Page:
Oil producers found more than enough incentive to reach a deal as prices for West Texas Intermediate crude futures suffered sharp losses in the last two years. By the end of 2015, settled below $40 a barrel—a more than 60% drop from the peak in 2014 of over $105 a barrel. WTI has now gained close to 40% year to date.

Against that backdrop, total oil production from seven major U.S. shale plays have fallen all year, but those declines have moderated in recent months. The Energy Information Administration forecast shale oil output down 20,000 barrels a day in December from a month earlier. The month-to-month decline for November was estimated at 30,000 barrels, and for October it was a decline of 61,000 barrels a day.

The EIA will issue its latest shale output update, with a forecast for January, on Dec. 12.

Perry attributed the declines in shale production in recent months, in part, to the “normal depletion decline of existing wells.” But if “new wells are drilled, these declines will change into oil production increases fairly rapidly.”

Michael Roomberg, a portfolio manager at Miller/Howard Investments DBBEX, +0.57% explained that “shale wells, like all oil wells, naturally become less productive over time, as the pressure in the formation is released, like the air from a balloon.”

And “that decline must be constantly offset by new well drilling, otherwise overall basin supply will decline,” he said. “So long as prices are insufficient to incentivize new drilling activity, supply will decline.”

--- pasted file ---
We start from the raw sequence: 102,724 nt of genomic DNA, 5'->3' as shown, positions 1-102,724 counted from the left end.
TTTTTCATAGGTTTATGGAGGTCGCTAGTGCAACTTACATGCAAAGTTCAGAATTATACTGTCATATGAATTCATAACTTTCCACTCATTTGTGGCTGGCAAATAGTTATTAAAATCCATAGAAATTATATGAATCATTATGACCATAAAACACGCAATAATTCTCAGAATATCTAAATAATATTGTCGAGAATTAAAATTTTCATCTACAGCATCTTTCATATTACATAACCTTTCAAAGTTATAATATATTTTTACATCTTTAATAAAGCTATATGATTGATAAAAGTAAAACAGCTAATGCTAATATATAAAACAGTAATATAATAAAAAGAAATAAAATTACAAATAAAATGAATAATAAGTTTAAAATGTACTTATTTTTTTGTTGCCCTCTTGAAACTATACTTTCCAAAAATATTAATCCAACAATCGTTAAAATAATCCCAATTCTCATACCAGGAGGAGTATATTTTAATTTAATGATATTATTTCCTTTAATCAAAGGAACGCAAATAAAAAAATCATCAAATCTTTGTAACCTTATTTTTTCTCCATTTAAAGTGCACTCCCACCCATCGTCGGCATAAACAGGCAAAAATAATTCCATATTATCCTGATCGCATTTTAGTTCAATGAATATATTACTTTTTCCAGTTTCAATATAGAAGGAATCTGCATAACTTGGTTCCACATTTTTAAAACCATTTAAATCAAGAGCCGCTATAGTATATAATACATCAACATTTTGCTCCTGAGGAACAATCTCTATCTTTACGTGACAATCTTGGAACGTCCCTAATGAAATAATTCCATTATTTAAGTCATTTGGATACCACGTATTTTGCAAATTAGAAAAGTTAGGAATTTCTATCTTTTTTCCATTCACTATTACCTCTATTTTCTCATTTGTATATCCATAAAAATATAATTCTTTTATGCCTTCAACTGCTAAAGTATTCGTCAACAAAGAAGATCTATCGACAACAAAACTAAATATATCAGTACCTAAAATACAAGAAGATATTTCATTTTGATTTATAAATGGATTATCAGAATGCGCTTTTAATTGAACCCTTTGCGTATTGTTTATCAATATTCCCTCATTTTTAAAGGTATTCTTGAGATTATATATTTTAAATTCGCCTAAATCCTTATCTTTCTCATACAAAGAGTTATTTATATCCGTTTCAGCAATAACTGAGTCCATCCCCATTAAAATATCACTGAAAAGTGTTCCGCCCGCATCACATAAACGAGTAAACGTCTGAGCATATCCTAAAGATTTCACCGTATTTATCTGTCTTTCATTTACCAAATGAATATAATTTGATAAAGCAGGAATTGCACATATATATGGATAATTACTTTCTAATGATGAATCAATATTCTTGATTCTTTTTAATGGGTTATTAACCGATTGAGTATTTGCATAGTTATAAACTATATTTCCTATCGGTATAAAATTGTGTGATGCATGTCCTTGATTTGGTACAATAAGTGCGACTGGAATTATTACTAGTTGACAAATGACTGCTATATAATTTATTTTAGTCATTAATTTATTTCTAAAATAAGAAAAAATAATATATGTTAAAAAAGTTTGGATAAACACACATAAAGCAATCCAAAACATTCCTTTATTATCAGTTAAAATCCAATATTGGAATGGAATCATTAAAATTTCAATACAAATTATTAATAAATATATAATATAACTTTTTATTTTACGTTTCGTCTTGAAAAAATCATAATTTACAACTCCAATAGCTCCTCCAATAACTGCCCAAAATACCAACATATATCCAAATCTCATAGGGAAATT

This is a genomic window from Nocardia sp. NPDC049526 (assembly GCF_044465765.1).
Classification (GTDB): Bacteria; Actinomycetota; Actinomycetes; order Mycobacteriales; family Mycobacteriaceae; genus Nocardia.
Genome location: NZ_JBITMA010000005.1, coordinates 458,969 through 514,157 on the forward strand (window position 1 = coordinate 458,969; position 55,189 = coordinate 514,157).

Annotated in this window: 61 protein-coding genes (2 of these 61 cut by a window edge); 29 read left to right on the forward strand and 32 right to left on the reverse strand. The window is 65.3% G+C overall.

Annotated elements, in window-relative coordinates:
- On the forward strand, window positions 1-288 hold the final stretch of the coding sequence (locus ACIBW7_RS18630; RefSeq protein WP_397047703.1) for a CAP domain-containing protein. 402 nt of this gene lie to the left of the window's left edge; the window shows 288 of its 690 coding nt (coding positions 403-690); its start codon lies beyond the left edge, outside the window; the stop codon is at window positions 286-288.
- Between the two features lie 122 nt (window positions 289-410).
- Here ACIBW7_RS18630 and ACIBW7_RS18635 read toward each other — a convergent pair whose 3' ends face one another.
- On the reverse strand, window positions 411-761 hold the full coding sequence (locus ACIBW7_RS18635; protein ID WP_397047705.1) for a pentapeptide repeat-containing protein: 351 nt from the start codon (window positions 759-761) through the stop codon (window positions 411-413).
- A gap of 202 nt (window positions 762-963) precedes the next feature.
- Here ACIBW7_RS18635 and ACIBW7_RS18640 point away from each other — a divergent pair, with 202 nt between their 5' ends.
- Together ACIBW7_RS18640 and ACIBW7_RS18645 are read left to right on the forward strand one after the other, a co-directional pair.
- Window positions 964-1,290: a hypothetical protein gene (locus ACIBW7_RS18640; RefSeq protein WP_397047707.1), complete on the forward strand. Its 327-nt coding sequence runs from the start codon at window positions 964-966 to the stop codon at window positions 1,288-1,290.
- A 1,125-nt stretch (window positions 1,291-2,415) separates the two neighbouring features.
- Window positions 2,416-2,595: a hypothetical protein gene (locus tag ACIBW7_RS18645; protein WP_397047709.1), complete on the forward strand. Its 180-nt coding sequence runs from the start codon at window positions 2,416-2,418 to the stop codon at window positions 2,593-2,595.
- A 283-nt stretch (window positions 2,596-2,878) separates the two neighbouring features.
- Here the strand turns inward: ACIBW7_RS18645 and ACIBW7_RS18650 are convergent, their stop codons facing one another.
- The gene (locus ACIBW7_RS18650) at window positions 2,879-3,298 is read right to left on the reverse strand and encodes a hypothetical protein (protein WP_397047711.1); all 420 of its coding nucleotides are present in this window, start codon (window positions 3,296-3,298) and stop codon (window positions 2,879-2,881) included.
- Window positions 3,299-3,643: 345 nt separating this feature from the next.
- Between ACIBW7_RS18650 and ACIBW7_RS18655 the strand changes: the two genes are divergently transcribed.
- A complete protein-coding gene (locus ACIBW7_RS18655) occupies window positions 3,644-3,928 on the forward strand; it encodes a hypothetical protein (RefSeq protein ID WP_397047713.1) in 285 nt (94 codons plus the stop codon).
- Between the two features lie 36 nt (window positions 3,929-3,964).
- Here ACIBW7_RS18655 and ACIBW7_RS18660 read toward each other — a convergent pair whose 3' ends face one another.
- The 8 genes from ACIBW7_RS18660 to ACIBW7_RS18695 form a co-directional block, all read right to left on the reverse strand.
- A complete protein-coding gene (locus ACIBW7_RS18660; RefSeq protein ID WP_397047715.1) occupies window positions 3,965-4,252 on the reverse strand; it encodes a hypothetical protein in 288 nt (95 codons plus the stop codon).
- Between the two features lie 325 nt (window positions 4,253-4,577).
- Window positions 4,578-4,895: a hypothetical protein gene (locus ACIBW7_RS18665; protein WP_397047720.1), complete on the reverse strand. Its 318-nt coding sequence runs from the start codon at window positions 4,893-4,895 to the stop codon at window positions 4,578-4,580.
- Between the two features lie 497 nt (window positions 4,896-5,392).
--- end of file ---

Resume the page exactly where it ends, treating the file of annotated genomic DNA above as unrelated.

But if oil producers stick to their agreement, prices for oil are expected to rise.

“Oil prices are truly on course for a recovery,” with Brent prices having reached a solid $54, backed by the first coordinated action by the OPEC members in 8 years, said Mihir Kapadia, chief executive officer and founder of Sun Global Investors. “It has definitely set a new price outlook for the commodity.” On Monday, Brent prices briefly topped $55 a barrel while those for WTI hit $52, marking levels not seen for those contracts in more than a year.

Part of the reason for OPEC’s reluctance to cut back on production has been concern over the loss of marketshare to non-OPEC producers such as the U.S.—specifically shale producers. OPEC’s agreement marked the first output cut in about 8 years.

“While some say OPEC has succeeded in its goal of limiting high-cost production, I tend to think they’ve sown the seeds of their own demise,” said Troy Vincent, oil analyst at ClipperData. “Production costs in the U.S. have roughly halved during the downturn in prices caused by Saudi Arabia’s turn to market share maximization, as companies focused on innovation and efficiency.”